Carolina Democracy

Inspiration: Jim Hunt and Hotdog Stands!

March 21, 2022 JD Wooten Episode 10
Carolina Democracy
Inspiration: Jim Hunt and Hotdog Stands!
Show Notes Transcript Chapter Markers

Welcome back to Carolina Democracy! Today we have another double header. First, I'm joined by Carolina Forward Executive Director Blair Reeves to discuss their recently unveiled 2022 Legislative and Judicial Slates of candidates. Then I'm joined by Derek Mobley, candidate for District Three of the Guilford County Board of Commissioners.

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Derek Mobley: My kindergarten class, they actually organized an election for our school. I took this very seriously. It was my first election. And for governor, I went with Jim Hunt and that was a really easy decision for me because there was a man who owned a hot dog stand across from the school. His name was Jim Hunt, and I assumed that that's who I was voting for. I was very happy to see him win. Pretty much ever since then, I've been fascinated by politics. 

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JD Wooten: Hey everyone, JD Wooten here. Welcome back for our 10th full episode of Carolina Democracy. I can’t say thank you enough to everyone who has joined it to listen for    a few, or even all, of our episodes so far. And an extra special thanks to everyone who has shared about this podcast on social media, told a friend about it, or even just   texted a family member repeatedly that they really should listen. Ok, maybe that last one was just me. But, on the bright side, turns out my nephew Henry who’s not even three yet is listening and thinks its cool to hear Uncle JD’s voice. I’m not sure he quite gets the concept of protecting democracy yet, but I love it anyways. And if you’re listening, hey Henry!

Ok, today we have another double header, so I’ll keep my updates brief. Our candidate interview today is with Derek Mobley, running to represent District Three on the Guilford County Board of Commissioners. County commissioners play a vital role in our local government and in services that directly impact our lives, and sometimes they get overlooked as we think very locally about mayors and city councils for issues affecting our neighborhoods and towns, then skip to state assemblies and Congress for our much broader issues. You’ll hear Derek and I talk about a lot of things he hopes to address as a commissioner, but one thing I really want to highlight ahead of time is the education bond in Guilford County that the current commissioners voted to place on the 2022 primary ballot.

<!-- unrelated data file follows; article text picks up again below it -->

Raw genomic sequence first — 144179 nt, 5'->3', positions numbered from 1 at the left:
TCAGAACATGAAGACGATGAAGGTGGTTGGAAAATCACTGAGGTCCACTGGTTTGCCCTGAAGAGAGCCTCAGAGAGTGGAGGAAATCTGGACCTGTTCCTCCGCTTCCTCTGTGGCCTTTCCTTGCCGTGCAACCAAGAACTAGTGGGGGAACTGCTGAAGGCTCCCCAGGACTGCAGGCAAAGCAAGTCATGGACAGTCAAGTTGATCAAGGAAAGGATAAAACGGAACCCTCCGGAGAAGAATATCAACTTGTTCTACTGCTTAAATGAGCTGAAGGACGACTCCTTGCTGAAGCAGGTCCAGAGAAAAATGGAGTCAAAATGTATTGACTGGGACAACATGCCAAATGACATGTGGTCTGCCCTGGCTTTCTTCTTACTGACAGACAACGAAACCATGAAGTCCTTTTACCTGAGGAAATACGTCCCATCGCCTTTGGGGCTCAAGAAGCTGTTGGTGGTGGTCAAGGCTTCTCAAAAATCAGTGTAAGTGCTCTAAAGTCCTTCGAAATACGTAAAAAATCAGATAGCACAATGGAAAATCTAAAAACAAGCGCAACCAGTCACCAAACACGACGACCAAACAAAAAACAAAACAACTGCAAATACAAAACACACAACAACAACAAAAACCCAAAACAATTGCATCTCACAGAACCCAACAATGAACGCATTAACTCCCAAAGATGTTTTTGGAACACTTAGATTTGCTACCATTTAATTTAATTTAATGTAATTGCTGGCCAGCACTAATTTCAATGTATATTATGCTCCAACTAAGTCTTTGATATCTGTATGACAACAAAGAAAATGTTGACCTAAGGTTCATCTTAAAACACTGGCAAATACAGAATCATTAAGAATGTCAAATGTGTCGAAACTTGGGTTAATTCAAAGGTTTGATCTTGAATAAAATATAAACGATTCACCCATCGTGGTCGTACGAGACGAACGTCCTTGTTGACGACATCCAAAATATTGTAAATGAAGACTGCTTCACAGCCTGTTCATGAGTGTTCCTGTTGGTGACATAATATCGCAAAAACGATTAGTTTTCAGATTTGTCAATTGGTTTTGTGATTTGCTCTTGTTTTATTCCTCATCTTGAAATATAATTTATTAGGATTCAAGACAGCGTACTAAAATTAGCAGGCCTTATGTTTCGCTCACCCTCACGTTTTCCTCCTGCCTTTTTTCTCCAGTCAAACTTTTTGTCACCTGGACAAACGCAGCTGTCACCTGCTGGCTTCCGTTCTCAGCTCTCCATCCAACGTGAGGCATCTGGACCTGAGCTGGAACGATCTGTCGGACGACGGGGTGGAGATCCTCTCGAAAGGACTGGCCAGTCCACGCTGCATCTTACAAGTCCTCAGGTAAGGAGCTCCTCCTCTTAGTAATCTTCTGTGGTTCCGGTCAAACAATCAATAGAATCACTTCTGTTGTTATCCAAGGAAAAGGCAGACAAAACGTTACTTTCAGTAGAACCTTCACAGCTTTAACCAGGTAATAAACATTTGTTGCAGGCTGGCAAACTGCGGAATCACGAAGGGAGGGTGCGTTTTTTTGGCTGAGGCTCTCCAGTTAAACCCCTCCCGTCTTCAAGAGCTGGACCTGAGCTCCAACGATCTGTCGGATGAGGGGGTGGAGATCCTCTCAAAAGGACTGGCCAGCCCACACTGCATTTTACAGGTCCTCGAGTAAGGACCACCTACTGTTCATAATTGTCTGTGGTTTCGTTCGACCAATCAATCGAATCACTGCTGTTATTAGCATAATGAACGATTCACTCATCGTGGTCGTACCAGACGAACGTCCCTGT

For anyone listening that’s not in Guilford County, just bear with me for a moment. For our Guilford County listeners, here’s what the Guilford County website has to say about the bond: “The bond will allow for the implementation of a significant portion of our master facilities plan, including the construction of new schools, the rebuilding of existing schools on their current sites, full renovations of school sites, a major investment in safety and technology upgrades for all schools, and major repairs to schools with failing roofs, heat, air conditioning, and plumbing.” The bottom line is that over 50% of Guilford County schools are in poor or otherwise unsatisfactory condition. We desperately need to address basic safety and wellbeing needs for our children in the schools, and this bond will support those efforts. For those of you in Guilford County, please give serious consideration to supporting this bond when you go to vote on May 17th. And you better be planning to vote.

For all North Carolina voters, here are some important dates you need to remember for voting over the next few months. April 22nd is the deadline to register to vote in person in the May 17th primaries. In person early voting starts on April 28th and runs through May 14th. Check your local board of election website for exact times and locations. During early voting, you can also do what’s called same-day registration or even update your voter registration. So even if you’re not registered, or your registration is out-of-date, go to an early voting site in your county and register or update your registration, then vote. The deadline to request a mail-in ballot is May 10th, but I definitely do not recommend waiting that long.  You can actually request your ballot now, and the state board of elections will start sending out ballots on March 28th. I’ll drop a link in the show note for the North Carolina Absentee Ballot Portal, which again, is open now. The primary election is on May 17th and polling places should be open from 6:30am to 7:30pm.